Most of us saw the late Steve Irwin and marvelled at how he handled a reptile so fearsome. What most of us probably don’t know is that a crocodile research centre in Kerala was once named after the Australian ‘Crocodile Hunter’. The Neyyar Wildlife Sanctuary, which spans around 12,000ha at the southeast corner of the Western Ghats, was declared a sanctuary in 1958. But serious conservation efforts started only in 1985 when a separate wildlife wing was established here. Today, it has a lion safari park, an elephant rehabilitation centre and deer rehabilitation centre.
Also a crocodile farm, established in 1977 and renamed briefly the Steve Irwin Crocodile Rehabilitation and Research Centre, which has about 20 mugger crocodiles and provides information on their breeding and maintenance. The sanctuary is situated at the basin of the Neyyar River and encompasses the Agasthyarkoodam Peak (1,890m) and the Neyyar Dam Reservoir.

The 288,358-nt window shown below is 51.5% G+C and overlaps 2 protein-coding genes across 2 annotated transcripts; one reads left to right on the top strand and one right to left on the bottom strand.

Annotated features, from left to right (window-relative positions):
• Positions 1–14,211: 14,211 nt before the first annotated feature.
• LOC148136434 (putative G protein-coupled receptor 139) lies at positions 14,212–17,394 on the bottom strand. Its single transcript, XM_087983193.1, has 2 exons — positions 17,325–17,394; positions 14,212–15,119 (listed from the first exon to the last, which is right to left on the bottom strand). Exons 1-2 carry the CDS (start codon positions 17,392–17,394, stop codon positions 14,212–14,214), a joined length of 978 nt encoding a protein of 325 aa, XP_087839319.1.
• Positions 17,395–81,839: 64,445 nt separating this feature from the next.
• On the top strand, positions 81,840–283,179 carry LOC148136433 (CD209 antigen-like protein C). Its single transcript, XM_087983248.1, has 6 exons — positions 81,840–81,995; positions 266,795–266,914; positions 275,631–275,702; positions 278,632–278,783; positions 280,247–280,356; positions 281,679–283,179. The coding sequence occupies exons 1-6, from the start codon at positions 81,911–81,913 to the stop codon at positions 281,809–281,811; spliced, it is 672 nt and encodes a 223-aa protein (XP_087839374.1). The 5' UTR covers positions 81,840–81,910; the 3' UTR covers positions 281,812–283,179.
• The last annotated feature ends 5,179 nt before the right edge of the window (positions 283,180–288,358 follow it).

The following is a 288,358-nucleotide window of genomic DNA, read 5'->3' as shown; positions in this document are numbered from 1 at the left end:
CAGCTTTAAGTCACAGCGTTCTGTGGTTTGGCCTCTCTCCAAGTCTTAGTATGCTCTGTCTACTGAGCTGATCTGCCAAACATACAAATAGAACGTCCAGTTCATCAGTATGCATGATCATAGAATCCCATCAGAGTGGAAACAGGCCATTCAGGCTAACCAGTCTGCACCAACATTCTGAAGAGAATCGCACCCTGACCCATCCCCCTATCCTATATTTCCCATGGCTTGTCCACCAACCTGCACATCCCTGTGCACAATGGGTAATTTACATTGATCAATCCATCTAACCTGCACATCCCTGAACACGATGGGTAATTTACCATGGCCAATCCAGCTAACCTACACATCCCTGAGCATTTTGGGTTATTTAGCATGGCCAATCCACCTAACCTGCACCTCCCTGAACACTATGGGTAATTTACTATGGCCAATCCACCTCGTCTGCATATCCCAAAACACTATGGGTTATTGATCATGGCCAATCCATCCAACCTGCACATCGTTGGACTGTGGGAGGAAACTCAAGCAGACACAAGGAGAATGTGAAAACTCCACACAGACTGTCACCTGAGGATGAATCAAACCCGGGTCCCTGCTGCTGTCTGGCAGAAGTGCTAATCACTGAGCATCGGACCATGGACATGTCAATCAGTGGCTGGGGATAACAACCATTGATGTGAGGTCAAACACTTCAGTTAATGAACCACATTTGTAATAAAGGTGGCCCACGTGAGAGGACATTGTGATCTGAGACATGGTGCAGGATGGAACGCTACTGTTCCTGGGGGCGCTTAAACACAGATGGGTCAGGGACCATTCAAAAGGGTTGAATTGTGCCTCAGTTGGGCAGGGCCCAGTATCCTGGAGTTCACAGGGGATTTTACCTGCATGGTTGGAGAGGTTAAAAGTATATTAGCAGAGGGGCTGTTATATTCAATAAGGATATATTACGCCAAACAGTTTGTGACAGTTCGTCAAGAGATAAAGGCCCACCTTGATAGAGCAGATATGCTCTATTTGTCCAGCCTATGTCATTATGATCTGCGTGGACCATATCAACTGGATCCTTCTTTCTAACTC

The sanctuary also plays host to elephants, sloth bears, Nilgiri tahr, gaur, sambars, barking deer, Indian porcupines and Malabar squirrels. Cobras, vipers, pythons, rat snakes and flying snakes are commonly found. Avian visitors here include kingfishers, white-breasted water hen, little green heron, darters, brahminy kites, little egrets, etc. The lake formed by the dam across the Neyyar is a popular boating site. The nearest airport is Thimvananthapuram (40km). The best time to visit is October to March.